What's Stirring, January 15, 2014

So much of interest!

Food Writing course...with me! I invite all who are interested in food writing to join me as I lead five weekly exploratory sessions on Food Writing at Joseph-Beth Booksellers, for the ever-more-wonderful Carnegie Center for Literacy & Learning. More details here. Register by calling Joseph-Beth at 859-273-2911. Here's the course description:

Sharpen your taste buds, along with your pixels: write, read, and indulge in a five week exploration of the boundless world of food writing. These sessions include practice writing (using “taste prompts” and Natalie Goldberg guidelines); study of food writing and images in blogs, books, magazines and social media; concentration on refining theme and voice for specific food writing projects; and an opportunity to publish on the class website. [BEGINNING/INTERMEDIATE]

Also, speculatively...I am working with some tasty friends toward designing and producing some pop-up tasting events. As soon as I know, I'll dish.

And on to the wider world we go.

  • Farming and health care. How health care worries have affected farming vocational decisions up until now, in six well-presented slides: At Last: Linking Health Care and a Sustainable Food System: Slideshow. Perhaps Obamacare will help with this.
  • What real farmers really eat. Too many farmers lack time to prepare and eat the wonderful ingredients they grow for the rest of us, according to Leah Koenig's story for Modern Farmer: Why Many Farmers Eat Like Crap. One piece of good news in a bleak story—one inventive farm is considering offering food prep work share hours to its CSA [Community Supported Agriculture] members: "Instead of volunteering at a CSA distribution or in the fields, the members would spend a few hours each week during the season preparing meals for the staff."
  • Person making a big difference. Rich Copley's fine profile of Lexington changemaker Griffin Van Meter for the Lexington Herald-Leader captured and inspired me. Perhaps you too?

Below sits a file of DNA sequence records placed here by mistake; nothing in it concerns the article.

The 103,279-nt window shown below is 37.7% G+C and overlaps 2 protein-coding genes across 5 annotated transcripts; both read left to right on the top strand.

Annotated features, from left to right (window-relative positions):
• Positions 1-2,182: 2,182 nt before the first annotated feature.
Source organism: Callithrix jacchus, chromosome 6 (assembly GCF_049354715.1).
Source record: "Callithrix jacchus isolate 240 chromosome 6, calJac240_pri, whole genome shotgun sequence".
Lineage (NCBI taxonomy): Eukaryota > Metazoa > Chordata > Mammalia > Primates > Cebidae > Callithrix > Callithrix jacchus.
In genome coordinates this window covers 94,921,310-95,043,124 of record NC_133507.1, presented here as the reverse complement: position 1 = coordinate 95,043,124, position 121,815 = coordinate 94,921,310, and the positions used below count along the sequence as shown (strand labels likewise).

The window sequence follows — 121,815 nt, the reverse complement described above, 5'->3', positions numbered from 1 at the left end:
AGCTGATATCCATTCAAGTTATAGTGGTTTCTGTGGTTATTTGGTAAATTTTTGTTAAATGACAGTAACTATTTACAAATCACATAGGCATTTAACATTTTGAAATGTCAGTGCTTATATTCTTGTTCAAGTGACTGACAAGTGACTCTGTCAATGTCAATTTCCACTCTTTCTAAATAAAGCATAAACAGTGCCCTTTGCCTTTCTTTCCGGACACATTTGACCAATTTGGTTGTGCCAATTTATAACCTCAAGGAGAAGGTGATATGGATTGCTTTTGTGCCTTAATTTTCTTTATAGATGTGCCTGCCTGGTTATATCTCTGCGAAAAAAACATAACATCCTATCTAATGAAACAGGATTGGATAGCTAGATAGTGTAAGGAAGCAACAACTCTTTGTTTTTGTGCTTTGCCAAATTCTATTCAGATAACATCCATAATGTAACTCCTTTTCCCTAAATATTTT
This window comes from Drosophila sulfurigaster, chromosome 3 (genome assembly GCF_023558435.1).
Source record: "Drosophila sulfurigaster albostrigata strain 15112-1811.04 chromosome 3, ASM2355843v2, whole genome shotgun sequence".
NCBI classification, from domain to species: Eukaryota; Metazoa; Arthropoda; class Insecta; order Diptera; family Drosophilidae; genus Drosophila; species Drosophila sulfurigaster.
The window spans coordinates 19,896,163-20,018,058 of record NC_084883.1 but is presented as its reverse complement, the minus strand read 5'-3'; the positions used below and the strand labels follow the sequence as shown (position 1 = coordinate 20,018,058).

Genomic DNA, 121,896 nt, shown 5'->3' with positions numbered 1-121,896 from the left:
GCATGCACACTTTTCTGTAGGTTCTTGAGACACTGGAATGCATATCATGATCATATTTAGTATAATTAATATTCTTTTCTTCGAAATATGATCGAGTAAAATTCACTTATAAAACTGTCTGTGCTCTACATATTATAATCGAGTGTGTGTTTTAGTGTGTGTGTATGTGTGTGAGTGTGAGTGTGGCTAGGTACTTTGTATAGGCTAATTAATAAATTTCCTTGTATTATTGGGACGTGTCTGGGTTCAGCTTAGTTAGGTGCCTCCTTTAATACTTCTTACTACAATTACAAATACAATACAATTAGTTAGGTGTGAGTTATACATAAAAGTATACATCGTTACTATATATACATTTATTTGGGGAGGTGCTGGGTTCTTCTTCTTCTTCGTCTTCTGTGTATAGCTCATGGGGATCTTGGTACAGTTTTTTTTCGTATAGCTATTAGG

• Organization making a big difference. Grow Chattanooga apparently had a time-limited life, but a look at the website lifts my understanding of all the different ways communities can work to build a resilient local food economy. Thanks to Lexington's Local Food Percolator (open membership; weekly information exchange) members CC and EH for this information.
  • Cold weather cocoa—or it that hot chocolate? Lots of cocoa and chocolate info dusting around the web, at just the right time.
    • In The A-B-C's of Cocoa: Making the Best Choice for Every Recipe, PJ Hamel of King Arthur Flour provides a superb guide to six types of processed and natural cocoas. Some categories are completely new to me: Cocoa Rouge? Go to the end of the article for Susan Reid's surprising and unusual recipe for hot cocoa...or hot chocolate. More on this name question below.
    • Cook's Illustrated tested Supermarket Cocoa Powders, including some high-fllying brands, and chose....Hershey's Natural Cocoa as the best everyday brand. The article includes detailed information about cocoa production and processing.
    • Equal Exchange Organic Baking Cocoa. Good Foods Market carries this light, alkali-processed powder. It's my go-to cocoa, though I do keep Hershey's Natural in the house, and sometimes step out and try one of the big brand cocoas, like Valrhona.
    • Stella Parks of Bravetart, my most trusted chocolate resource, distinguishes between hot chocolate and hot cocoa, and offers lots of marshmallow recipes and tips, in a delightful nest of interwoven posts. Start with Hot Chocolate, try that marvelous recipe, maybe stop and make a few homemade marshmallows, and then make your way through the rest of Stella's intelligent posts on drinks made with chocolate.
Sponsors mentioned in this article: Good Foods Market & Café. See additional Savoring Kentucky sponsors here and in the footer.

Rona RobertsComment